Complete Labor Law Poster for $24.95
from www.LaborLawCenter.com, includes
State, Federal, & OSHA posting requirements

Announcement

Collapse
No announcement yet.

Vacation Time Florida

Collapse
This topic is closed.
X
X
 
  • Filter
  • Time
  • Show
Clear All
new posts

  • Vacation Time Florida

    My employment status recently changed to FT allotting me VACATION TIME!!! For the first year my employer pays 4 hours/per month, however at the end of the year my company basically adopted the "use it or lose it" method. During the months or Nov/Dec the company doesn't allow vacation time off because of business needs. Will I lose 8 hours of vacation time for those two months because the time doesn't "roll-over" to the next year?

    EDIT: Seems Florida is a PRO employer state based on my readings. MEH! :P Catch 22x9000!!!
    Last edited by Adam.m; 05-13-2011, 08:33 PM.

  • #2
    We don't know what WILL happen - the crystal ball is out being recalibrated. But since Florida (and Florida is not the only state where this can happen by a long shot) permits use it or lose it policies, it CAN be that you will lose the time, yes.
    The above answer, whatever it is, assumes that no legally binding and enforceable contract or CBA says otherwise. If it does, then the terms of the contract or CBA apply.

    Comment


    • #3
      I agree with cbg.
      Too often we underestimate the power of a touch, a smile, a kind word, a listening ear, an honest compliment, or the smallest act of caring, all of which have the potential to turn a life around. Leo Buscaglia

      Live in peace with animals. Animals bring love to our hearts and warmth to our souls.

      Comment


      • #4
        Thanks for the replies.

        I guess the better question would of been can you use vacation time before its accrued which can be answered by my employer.

        Comment


        • #5
          Given that the employer is busy during year-end, is there any possibility that the vacation time does not expire at December 31st? Some companies have an expiration date that does not automatically correspond to year end or may have it on a rolling 365 days.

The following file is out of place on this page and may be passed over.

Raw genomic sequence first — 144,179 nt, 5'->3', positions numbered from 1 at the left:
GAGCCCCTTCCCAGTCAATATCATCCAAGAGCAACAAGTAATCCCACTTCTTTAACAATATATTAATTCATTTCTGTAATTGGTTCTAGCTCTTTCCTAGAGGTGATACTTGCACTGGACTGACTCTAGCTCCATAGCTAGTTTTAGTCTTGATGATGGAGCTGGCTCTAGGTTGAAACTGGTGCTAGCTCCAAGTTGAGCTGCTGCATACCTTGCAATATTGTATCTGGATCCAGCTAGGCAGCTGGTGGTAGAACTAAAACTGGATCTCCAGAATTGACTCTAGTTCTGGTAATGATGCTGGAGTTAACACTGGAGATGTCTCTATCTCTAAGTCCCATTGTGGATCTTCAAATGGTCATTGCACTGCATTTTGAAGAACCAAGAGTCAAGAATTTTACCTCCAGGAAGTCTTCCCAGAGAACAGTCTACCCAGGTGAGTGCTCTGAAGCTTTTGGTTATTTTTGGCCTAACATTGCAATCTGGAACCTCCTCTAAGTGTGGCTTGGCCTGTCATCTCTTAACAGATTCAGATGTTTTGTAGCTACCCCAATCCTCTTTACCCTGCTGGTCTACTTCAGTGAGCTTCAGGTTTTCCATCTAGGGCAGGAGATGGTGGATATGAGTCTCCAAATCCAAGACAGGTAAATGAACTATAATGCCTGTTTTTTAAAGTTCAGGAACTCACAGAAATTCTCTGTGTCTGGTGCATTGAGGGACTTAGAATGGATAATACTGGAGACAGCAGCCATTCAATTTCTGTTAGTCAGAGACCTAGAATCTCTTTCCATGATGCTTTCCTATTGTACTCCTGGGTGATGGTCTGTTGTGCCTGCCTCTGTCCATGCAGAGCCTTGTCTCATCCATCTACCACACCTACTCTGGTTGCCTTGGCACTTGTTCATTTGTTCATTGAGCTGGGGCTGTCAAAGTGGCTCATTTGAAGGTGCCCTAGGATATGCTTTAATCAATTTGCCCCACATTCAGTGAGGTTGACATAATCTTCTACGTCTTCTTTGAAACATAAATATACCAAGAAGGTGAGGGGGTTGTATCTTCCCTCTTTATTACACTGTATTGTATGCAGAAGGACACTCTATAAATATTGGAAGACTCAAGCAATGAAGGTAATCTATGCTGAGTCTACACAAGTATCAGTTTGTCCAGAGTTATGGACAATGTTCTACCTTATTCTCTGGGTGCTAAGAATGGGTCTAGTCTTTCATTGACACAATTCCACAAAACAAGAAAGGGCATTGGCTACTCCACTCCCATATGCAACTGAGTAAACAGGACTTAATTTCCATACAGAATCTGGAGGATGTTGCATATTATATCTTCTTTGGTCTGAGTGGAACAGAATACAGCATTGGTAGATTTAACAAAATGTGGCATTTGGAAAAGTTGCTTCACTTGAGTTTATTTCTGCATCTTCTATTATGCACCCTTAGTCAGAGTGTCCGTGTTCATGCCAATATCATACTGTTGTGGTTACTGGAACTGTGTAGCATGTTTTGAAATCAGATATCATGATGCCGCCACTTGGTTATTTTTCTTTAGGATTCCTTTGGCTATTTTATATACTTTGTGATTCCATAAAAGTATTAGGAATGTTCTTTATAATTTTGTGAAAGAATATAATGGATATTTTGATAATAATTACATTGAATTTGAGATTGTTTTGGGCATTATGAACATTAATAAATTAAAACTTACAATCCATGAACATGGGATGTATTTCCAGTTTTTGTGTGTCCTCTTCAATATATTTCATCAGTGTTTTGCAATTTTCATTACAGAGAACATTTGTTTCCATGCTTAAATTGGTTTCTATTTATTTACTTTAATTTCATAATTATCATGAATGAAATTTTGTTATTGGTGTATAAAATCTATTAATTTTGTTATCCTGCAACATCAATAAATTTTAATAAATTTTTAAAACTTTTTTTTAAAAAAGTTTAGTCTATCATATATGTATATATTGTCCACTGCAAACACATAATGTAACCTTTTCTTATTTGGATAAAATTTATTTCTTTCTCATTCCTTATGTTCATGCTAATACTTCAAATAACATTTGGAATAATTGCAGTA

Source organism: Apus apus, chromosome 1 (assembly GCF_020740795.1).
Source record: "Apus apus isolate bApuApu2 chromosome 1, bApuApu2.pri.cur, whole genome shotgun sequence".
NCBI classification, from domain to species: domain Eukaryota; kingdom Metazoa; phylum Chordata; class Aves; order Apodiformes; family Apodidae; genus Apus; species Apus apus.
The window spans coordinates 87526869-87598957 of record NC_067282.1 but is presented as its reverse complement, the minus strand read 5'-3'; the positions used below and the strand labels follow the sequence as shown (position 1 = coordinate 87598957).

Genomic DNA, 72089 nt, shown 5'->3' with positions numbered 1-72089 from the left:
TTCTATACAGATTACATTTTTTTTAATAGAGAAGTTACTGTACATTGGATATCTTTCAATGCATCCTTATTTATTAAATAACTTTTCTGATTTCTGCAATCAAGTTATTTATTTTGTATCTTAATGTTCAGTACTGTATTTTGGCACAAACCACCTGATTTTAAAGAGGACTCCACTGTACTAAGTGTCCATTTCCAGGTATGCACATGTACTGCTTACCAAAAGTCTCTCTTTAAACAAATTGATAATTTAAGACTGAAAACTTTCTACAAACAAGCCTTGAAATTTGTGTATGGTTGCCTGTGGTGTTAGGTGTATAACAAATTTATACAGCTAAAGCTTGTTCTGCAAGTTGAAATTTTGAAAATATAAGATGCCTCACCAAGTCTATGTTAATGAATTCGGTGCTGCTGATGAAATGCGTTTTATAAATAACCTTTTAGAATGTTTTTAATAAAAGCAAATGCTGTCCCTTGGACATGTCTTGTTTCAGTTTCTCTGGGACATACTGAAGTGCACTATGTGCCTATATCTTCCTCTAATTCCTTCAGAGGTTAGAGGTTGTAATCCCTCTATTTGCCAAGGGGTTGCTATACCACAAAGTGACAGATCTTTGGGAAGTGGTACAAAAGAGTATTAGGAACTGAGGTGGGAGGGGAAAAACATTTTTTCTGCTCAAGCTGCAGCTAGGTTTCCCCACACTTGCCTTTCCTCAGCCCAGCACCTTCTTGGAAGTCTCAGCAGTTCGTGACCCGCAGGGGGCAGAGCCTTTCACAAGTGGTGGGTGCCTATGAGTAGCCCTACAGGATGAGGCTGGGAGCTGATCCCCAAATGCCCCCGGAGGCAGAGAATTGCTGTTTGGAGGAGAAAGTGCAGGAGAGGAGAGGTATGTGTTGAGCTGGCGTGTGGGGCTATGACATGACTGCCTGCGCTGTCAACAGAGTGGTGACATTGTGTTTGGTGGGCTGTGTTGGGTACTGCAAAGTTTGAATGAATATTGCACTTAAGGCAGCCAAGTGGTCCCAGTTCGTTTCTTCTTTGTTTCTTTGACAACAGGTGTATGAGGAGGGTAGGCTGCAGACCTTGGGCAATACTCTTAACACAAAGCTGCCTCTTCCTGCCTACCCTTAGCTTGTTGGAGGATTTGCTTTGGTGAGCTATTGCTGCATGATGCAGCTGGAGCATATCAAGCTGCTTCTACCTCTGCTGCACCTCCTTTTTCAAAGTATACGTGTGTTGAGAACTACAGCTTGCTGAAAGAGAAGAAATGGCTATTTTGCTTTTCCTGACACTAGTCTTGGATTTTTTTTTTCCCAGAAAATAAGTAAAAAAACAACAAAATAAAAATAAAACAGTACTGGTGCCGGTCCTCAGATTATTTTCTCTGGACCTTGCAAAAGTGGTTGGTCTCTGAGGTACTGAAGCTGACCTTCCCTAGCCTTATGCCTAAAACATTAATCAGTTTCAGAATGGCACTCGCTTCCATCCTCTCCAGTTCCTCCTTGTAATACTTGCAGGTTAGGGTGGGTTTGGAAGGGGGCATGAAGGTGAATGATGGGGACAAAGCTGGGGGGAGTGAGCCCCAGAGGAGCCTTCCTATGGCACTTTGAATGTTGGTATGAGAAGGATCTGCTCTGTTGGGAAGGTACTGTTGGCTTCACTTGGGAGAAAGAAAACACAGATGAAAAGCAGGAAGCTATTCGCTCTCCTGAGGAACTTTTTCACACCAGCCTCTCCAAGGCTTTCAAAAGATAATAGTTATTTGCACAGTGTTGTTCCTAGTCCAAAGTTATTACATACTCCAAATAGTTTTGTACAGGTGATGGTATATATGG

That or other accommodations that management might allow are worth looking into. But, as has been stated, if they do not then the policy of the time expiring is completely legal.

          Comment


          • #6
            When you can and cannot use vacation time is entirely up to your employer. In any state. No state has a law that allows an employee to take vacation at a time when his employer does not wish him to.
            The above answer, whatever it is, assumes that no legally binding and enforceable contract or CBA says otherwise. If it does, then the terms of the contract or CBA apply.

            Comment


            • #7
              Agree, they don't even have to offer vacation unless it's in a binding employment
              contract or CBA.
              Too often we underestimate the power of a touch, a smile, a kind word, a listening ear, an honest compliment, or the smallest act of caring, all of which have the potential to turn a life around. Leo Buscaglia

              Live in peace with animals. Animals bring love to our hearts and warmth to our souls.

              Comment


              • #8
                I have an answer. Thanks~ My employer allows employees to use vacation time before it's accrued. If we separated from the company then we'll just have to pay it back. Thanks again~

                Comment


                • #9
                  You're welcome.
                  Too often we underestimate the power of a touch, a smile, a kind word, a listening ear, an honest compliment, or the smallest act of caring, all of which have the potential to turn a life around. Leo Buscaglia

                  Live in peace with animals. Animals bring love to our hearts and warmth to our souls.

                  Comment

                  The LaborLawTalk.com forum is intended for informational use only and should not be relied upon and is not a substitute for legal advice. The information contained on LaborLawTalk.com are opinions and suggestions of members and is not a representation of the opinions of LaborLawTalk.com. LaborLawTalk.com does not warrant or vouch for the accuracy, completeness or usefulness of any postings or the qualifications of any person responding. Please consult a legal expert or seek the services of an attorney in your area for more accuracy on your specific situation.
                  Working...
                  X